Towards the end of this past summer Washington, D.C.’s annual public school PARCC standardized test scores were released and the academic achievement gap between white and poor students was unambiguously visible for all to see. For example, when it came to English Language Arts for those students scoring in the college readiness range of four and five the variance between white and low-income children was 56 points. In math the difference in results between these two groups was exactly the same. White kids hit the 74 percent range while those living in poverty recorded a proficiency rate of 17 percent. For the charter sector the disparity was smaller coming in at just under 50 percent for reading and math.
But it doesn’t have to be this way. One of the tremendous highlights of the Amplify School Choice Conference I attended last August sponsored by the Franklin Center for Government and Public Integrity was a visit to the Denver School of Science and Technology. DSST is a network of 12 Denver charter middle and high schools with an enrollment of approximately 5,000 children, with plans to grow to 22 schools educating 10,000 pupils. 64 percent of its scholars qualify for free or reduced priced meals. Once there, besides hearing from three impressive alumni students, one of whom is currently attending Yale University, we learned about the school from its founding principal and chief executive officer Bill Kurtz. In 2016, Mr. Kurtz was inducted in the National Alliance for Public Charter School’s Charter School Hall of Fame.
I was instantly completely taken with Mr. Kurtz’s remarks. He started his presentation to the 50 bloggers in the room by talking about the values that his charters endeavor to instill in its student body. These include respect, courage, integrity, responsibility, curiosity, and doing your best. Next he described the cooperation DSST promotes with the traditional school system. Now, the DSST CEO was ready to review the most recent PARCC results.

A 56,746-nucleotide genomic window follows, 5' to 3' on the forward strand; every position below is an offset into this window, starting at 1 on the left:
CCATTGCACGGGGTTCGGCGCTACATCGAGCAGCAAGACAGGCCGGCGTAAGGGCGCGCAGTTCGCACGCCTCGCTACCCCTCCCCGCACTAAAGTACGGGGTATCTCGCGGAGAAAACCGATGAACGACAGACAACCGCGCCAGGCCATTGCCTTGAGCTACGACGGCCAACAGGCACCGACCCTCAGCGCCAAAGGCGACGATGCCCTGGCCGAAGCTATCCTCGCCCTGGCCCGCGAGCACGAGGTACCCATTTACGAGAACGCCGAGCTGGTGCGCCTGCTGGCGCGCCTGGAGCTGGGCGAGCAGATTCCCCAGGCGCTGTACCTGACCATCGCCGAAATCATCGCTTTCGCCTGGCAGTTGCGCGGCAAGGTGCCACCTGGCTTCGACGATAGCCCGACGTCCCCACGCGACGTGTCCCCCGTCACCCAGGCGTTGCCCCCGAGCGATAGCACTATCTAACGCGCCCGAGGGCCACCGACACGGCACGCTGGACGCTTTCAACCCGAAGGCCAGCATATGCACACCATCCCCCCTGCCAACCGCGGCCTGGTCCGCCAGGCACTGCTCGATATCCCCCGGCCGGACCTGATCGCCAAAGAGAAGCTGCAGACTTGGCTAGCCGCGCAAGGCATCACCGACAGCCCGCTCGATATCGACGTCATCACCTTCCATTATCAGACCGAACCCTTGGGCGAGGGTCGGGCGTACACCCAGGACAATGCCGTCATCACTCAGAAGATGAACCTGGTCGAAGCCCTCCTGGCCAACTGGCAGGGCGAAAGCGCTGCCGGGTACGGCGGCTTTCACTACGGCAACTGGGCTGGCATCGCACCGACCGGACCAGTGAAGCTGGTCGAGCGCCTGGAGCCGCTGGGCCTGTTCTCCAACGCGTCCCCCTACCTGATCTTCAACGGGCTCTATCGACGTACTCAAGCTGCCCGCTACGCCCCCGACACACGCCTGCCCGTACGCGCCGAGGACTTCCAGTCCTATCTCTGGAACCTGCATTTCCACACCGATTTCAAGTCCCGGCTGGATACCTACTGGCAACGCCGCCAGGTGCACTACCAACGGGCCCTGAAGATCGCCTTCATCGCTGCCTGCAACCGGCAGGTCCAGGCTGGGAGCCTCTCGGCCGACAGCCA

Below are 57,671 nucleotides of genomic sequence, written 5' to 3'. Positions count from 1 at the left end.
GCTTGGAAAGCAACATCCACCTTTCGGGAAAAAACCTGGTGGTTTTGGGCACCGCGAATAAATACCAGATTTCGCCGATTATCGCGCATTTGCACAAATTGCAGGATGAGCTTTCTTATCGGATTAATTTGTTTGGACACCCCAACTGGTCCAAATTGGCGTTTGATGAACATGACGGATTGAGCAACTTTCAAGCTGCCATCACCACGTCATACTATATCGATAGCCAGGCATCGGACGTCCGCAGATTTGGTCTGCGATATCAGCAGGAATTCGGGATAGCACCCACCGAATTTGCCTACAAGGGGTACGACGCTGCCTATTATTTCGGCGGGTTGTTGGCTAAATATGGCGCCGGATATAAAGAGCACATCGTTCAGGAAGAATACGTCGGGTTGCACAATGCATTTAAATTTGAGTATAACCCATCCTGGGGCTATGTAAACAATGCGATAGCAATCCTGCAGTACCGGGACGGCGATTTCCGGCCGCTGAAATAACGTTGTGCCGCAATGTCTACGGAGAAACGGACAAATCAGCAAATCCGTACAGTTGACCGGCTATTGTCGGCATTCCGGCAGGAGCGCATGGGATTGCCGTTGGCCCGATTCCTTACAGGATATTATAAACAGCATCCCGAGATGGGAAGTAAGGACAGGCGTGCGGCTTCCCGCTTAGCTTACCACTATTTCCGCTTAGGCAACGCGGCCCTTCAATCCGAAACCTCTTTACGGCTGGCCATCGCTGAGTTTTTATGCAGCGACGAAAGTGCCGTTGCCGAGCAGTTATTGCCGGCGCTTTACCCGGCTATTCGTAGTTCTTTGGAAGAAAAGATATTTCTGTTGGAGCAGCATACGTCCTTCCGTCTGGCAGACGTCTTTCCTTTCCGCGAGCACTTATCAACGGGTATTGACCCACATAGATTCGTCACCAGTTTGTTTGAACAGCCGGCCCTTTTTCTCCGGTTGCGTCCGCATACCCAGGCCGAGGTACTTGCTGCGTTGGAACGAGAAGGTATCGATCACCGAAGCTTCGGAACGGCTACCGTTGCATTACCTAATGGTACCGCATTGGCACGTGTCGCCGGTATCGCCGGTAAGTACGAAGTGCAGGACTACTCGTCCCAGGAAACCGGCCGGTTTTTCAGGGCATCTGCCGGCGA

For all Denver Public Schools, the quantity of students that scored college-ready on the PARCC exam was 67 percent. But for low-income pupils the percentile that had the same result was only at 22. This equates to a 45 percent disparity, somewhat narrower than that of D.C. charter schools. However, the findings of DSST students were dramatically different. At the charter school network 89 percent of pupils posted a four or five. For low-income children the proficiency rate came in at 77 percent. This means that the achievement gap was an impressively slim 12 percent.
What happened next was truly amazing. Mr. Kurtz paused for what wasn’t but seemed like a full 60 seconds and looked around the room. Then in a solemn voice he stated, “This twelve point difference is totally unacceptable to us.”
The mission of DSST “is to transform urban public education by eliminating educational inequity and preparing all students for success in college and the 21st century.” Mr. Kurtz revealed that 100 percent of students from its high schools have been accepted to four year colleges or universities since the founding of the charter network nine years ago. Perhaps when values are the first subject brought up in a lecture and the initial words that appear when visiting the school’s website, you can obtain academic results such as those of the Denver School of Science and Technology.